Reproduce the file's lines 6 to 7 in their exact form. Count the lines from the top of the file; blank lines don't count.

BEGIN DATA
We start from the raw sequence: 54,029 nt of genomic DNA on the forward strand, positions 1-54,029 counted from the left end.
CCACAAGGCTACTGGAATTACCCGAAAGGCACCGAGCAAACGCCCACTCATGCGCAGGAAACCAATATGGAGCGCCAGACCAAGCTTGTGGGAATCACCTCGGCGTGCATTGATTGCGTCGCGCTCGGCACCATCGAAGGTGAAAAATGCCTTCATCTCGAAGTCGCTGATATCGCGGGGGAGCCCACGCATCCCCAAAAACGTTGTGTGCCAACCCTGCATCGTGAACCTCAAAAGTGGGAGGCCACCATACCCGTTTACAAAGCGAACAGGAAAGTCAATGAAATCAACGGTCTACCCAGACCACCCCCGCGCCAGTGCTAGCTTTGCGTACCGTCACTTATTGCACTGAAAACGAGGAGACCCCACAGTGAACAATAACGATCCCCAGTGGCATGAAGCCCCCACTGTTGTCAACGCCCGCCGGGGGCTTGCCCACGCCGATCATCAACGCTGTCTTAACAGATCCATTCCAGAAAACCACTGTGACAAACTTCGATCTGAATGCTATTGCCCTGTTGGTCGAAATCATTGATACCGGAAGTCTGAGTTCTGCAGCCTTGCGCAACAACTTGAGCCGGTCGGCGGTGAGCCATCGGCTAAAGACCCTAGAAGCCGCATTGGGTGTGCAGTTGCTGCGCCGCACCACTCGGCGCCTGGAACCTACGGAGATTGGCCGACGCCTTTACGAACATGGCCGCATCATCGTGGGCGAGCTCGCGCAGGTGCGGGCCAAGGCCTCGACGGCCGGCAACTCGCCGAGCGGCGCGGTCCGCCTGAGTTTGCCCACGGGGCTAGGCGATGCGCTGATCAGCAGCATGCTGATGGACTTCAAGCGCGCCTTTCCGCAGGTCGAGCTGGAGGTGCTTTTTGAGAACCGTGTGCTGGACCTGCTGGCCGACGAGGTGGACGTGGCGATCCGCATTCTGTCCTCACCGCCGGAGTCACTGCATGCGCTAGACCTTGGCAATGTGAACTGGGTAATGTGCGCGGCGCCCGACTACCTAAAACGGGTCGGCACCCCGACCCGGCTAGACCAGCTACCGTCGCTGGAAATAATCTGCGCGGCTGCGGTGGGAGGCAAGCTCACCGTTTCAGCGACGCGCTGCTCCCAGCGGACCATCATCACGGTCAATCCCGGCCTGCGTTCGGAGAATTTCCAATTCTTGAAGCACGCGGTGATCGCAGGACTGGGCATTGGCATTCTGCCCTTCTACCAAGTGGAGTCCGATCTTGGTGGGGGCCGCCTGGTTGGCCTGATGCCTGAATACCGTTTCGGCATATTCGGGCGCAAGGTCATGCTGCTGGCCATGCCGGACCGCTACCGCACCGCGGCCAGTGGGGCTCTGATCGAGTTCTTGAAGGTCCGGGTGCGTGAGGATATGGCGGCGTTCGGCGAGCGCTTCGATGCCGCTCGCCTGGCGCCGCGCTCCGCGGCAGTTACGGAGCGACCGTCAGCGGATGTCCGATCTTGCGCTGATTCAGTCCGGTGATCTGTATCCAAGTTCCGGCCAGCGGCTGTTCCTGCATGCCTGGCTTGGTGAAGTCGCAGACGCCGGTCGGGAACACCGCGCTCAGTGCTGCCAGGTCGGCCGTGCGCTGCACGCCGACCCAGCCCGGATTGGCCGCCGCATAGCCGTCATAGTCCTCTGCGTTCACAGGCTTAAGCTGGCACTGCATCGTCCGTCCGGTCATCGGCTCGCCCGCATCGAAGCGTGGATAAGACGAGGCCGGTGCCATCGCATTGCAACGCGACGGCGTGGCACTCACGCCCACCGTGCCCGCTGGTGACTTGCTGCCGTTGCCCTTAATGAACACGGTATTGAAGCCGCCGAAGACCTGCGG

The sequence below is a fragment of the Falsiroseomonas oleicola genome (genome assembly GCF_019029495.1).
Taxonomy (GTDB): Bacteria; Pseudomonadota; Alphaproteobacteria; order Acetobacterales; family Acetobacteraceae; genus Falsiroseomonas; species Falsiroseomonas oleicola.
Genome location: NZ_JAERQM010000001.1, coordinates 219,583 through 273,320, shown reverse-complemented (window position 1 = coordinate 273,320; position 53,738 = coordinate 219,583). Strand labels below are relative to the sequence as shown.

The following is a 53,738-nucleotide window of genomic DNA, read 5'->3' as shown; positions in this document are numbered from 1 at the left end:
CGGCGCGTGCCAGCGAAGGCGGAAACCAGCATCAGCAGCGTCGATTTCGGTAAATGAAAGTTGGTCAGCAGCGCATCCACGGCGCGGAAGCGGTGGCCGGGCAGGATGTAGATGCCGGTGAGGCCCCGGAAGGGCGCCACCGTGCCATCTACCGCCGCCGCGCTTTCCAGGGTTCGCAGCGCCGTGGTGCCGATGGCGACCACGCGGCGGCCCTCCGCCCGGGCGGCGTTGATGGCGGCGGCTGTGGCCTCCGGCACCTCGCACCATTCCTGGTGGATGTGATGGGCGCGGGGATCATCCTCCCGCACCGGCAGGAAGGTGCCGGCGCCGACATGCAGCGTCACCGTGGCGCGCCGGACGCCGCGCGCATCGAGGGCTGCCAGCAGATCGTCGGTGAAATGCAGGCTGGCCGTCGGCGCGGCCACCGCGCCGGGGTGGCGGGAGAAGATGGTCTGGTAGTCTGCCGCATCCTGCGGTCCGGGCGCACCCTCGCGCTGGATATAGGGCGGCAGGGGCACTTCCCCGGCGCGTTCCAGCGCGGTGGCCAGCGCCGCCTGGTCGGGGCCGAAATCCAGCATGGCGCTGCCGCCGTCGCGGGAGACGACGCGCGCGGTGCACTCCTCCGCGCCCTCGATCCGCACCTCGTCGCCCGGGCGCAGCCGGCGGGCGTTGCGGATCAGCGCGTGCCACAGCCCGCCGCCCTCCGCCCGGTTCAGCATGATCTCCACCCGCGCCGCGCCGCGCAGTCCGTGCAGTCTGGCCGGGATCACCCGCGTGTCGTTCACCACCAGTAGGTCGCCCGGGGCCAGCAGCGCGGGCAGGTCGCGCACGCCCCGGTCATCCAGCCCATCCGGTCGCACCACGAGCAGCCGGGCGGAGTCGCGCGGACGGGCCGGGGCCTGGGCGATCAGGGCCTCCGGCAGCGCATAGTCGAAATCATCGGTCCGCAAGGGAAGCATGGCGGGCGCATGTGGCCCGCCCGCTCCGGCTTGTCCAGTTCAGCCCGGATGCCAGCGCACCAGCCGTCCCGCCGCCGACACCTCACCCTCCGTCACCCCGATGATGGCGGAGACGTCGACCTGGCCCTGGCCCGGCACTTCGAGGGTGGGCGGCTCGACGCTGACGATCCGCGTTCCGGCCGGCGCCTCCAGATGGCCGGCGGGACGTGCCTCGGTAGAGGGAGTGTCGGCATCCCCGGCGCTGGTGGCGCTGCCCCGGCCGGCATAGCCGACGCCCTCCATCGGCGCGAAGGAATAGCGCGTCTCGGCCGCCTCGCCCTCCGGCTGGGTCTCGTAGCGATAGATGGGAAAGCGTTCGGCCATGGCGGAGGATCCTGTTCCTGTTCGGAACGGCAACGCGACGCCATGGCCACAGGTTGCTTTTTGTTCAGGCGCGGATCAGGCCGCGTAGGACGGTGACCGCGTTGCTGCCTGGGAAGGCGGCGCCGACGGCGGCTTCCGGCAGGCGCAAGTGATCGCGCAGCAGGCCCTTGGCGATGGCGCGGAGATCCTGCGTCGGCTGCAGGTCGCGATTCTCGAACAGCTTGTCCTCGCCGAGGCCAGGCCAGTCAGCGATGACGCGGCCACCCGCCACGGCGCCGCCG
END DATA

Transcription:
The following is a 53,738-nucleotide window of genomic DNA, read 5'->3' as shown; positions in this document are numbered from 1 at the left end:
CGGCGCGTGCCAGCGAAGGCGGAAACCAGCATCAGCAGCGTCGATTTCGGTAAATGAAAGTTGGTCAGCAGCGCATCCACGGCGCGGAAGCGGTGGCCGGGCAGGATGTAGATGCCGGTGAGGCCCCGGAAGGGCGCCACCGTGCCATCTACCGCCGCCGCGCTTTCCAGGGTTCGCAGCGCCGTGGTGCCGATGGCGACCACGCGGCGGCCCTCCGCCCGGGCGGCGTTGATGGCGGCGGCTGTGGCCTCCGGCACCTCGCACCATTCCTGGTGGATGTGATGGGCGCGGGGATCATCCTCCCGCACCGGCAGGAAGGTGCCGGCGCCGACATGCAGCGTCACCGTGGCGCGCCGGACGCCGCGCGCATCGAGGGCTGCCAGCAGATCGTCGGTGAAATGCAGGCTGGCCGTCGGCGCGGCCACCGCGCCGGGGTGGCGGGAGAAGATGGTCTGGTAGTCTGCCGCATCCTGCGGTCCGGGCGCACCCTCGCGCTGGATATAGGGCGGCAGGGGCACTTCCCCGGCGCGTTCCAGCGCGGTGGCCAGCGCCGCCTGGTCGGGGCCGAAATCCAGCATGGCGCTGCCGCCGTCGCGGGAGACGACGCGCGCGGTGCACTCCTCCGCGCCCTCGATCCGCACCTCGTCGCCCGGGCGCAGCCGGCGGGCGTTGCGGATCAGCGCGTGCCACAGCCCGCCGCCCTCCGCCCGGTTCAGCATGATCTCCACCCGCGCCGCGCCGCGCAGTCCGTGCAGTCTGGCCGGGATCACCCGCGTGTCGTTCACCACCAGTAGGTCGCCCGGGGCCAGCAGCGCGGGCAGGTCGCGCACGCCCCGGTCATCCAGCCCATCCGGTCGCACCACGAGCAGCCGGGCGGAGTCGCGCGGACGGGCCGGGGCCTGGGCGATCAGGGCCTCCGGCAGCGCATAGTCGAAATCATCGGTCCGCAAGGGAAGCATGGCGGGCGCATGTGGCCCGCCCGCTCCGGCTTGTCCAGTTCAGCCCGGATGCCAGCGCACCAGCCGTCCCGCCGCCGACACCTCACCCTCCGTCACCCCGATGATGGCGGAGACGTCGACCTGGCCCTGGCCCGGCACTTCGAGGGTGGGCGGCTCGACGCTGACGATCCGCGTTCCGGCCGGCGCCTCCAGATGGCCGGCGGGACGTGCCTCGGTAGAGGGAGTGTCGGCATCCCCGGCGCTGGTGGCGCTGCCCCGGCCGGCATAGCCGACGCCCTCCATCGGCGCGAAGGAATAGCGCGTCTCGGCCGCCTCGCCCTCCGGCTGGGTCTCGTAGCGATAGATGGGAAAGCGTTCGGCCATGGCGGAGGATCCTGTTCCTGTTCGGAACGGCAACGCGACGCCATGGCCACAGGTTGCTTTTTGTTCAGGCGCGGATCAGGCCGCGTAGGACGGTGACCGCGTTGCTGCCTGGGAAGGCGGCGCCGACGGCGGCTTCCGGCAGGCGCAAGTGATCGCGCAGCAGGCCCTTGGCGATGGCGCGGAGATCCTGCGTCGGCTGCAGGTCGCGATTCTCGAACAGCTTGTCCTCGCCGAGGCCAGGCCAGTCAGCGATGACGCGGCCACCCGCCACGGCGCCGCCG